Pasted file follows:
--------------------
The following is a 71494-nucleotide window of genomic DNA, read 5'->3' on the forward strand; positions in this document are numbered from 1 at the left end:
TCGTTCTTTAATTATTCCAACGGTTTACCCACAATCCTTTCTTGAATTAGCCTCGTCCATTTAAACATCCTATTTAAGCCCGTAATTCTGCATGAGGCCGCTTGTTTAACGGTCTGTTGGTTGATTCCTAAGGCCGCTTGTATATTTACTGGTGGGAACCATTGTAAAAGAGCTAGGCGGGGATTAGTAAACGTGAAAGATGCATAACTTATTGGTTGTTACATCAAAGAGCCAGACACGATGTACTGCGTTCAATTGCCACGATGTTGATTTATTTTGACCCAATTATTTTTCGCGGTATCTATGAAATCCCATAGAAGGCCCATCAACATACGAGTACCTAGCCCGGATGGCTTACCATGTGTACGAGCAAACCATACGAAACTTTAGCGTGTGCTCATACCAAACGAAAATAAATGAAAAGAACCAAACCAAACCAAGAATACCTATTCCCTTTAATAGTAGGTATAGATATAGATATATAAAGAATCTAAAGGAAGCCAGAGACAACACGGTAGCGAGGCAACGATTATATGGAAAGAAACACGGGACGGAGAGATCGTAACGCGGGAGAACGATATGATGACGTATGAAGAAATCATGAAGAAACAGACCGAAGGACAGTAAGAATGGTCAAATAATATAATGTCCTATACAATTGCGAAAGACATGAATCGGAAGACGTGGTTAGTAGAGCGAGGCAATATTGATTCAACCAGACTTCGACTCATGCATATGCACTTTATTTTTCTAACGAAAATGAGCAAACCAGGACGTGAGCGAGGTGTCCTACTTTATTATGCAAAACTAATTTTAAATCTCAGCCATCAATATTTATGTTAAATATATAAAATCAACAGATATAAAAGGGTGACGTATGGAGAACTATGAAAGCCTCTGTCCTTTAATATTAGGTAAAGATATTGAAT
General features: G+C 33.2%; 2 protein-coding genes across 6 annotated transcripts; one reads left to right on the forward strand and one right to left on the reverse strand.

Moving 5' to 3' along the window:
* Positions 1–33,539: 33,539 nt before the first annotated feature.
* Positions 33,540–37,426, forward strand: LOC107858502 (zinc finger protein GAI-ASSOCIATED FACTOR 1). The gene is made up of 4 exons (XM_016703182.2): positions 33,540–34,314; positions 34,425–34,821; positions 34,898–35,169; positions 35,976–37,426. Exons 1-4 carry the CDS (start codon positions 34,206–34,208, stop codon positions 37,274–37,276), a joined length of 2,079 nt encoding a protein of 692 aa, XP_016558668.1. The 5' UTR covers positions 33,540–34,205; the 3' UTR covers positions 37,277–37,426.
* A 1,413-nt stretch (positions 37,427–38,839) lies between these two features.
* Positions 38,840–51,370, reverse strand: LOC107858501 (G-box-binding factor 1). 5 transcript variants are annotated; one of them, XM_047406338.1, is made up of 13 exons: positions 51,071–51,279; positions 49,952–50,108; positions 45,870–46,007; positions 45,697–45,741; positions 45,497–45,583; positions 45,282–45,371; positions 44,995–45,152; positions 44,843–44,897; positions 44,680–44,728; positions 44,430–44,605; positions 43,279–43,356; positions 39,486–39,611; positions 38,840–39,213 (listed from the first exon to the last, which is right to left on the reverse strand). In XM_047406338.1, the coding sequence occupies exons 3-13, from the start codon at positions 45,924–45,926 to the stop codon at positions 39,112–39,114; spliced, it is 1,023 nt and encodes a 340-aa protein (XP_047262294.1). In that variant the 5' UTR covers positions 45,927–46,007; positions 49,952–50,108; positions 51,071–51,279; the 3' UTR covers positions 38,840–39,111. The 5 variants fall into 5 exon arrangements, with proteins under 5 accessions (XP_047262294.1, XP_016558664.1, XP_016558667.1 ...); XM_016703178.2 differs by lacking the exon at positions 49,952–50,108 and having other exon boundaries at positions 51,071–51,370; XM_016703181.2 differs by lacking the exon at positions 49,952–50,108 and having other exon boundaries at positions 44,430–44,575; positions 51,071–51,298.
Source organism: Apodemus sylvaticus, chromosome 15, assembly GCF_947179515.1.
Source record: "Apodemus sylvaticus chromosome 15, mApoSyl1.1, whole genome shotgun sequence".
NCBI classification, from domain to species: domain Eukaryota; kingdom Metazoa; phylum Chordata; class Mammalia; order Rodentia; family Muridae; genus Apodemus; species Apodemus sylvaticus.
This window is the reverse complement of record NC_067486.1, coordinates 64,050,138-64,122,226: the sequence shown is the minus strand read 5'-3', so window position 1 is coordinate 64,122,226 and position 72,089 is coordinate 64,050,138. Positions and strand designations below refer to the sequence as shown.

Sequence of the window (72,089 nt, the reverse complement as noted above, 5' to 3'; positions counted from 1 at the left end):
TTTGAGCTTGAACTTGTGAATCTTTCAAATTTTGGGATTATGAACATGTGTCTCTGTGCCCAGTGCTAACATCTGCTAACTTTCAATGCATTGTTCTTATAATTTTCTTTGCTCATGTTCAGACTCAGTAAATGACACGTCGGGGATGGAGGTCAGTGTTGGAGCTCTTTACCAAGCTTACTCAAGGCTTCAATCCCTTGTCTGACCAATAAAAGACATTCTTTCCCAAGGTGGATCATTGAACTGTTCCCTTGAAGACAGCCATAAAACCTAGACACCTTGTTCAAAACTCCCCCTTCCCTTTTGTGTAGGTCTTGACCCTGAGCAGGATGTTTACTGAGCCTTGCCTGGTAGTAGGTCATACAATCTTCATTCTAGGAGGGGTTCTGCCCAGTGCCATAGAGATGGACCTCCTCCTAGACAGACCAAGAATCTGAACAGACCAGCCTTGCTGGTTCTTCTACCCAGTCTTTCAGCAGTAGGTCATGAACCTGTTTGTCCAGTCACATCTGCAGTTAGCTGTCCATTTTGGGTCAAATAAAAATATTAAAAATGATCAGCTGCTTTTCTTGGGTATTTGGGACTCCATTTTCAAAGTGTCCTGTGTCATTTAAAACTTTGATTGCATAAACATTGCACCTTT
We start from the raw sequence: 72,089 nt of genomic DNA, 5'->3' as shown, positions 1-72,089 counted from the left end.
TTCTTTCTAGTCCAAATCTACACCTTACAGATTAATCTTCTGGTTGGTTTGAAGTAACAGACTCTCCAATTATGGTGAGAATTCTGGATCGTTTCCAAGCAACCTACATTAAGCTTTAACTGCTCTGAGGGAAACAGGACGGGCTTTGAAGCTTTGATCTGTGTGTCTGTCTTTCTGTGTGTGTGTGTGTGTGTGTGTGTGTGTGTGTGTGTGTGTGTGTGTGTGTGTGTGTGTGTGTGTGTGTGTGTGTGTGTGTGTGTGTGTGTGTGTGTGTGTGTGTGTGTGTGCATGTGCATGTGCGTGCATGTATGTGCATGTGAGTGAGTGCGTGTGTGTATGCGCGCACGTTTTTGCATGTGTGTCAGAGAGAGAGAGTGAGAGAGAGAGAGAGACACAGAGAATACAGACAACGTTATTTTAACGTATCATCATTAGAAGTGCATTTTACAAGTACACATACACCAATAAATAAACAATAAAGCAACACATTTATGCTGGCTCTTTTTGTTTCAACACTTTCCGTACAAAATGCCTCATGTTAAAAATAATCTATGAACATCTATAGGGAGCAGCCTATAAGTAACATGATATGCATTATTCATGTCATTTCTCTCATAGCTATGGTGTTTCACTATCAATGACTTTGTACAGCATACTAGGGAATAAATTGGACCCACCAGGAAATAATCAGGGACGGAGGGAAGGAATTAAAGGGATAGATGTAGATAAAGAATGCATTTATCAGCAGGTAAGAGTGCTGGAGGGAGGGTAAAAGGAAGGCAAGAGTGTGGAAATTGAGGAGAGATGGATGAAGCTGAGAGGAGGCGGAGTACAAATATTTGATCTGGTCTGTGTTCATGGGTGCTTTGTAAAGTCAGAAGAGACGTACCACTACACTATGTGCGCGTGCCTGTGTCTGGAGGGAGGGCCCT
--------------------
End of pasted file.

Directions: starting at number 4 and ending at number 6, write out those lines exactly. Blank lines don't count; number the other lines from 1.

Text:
Moving 5' to 3' along the window:
* Positions 1–33,539: 33,539 nt before the first annotated feature.
* Positions 33,540–37,426, forward strand: LOC107858502 (zinc finger protein GAI-ASSOCIATED FACTOR 1). The gene is made up of 4 exons (XM_016703182.2): positions 33,540–34,314; positions 34,425–34,821; positions 34,898–35,169; positions 35,976–37,426. Exons 1-4 carry the CDS (start codon positions 34,206–34,208, stop codon positions 37,274–37,276), a joined length of 2,079 nt encoding a protein of 692 aa, XP_016558668.1. The 5' UTR covers positions 33,540–34,205; the 3' UTR covers positions 37,277–37,426.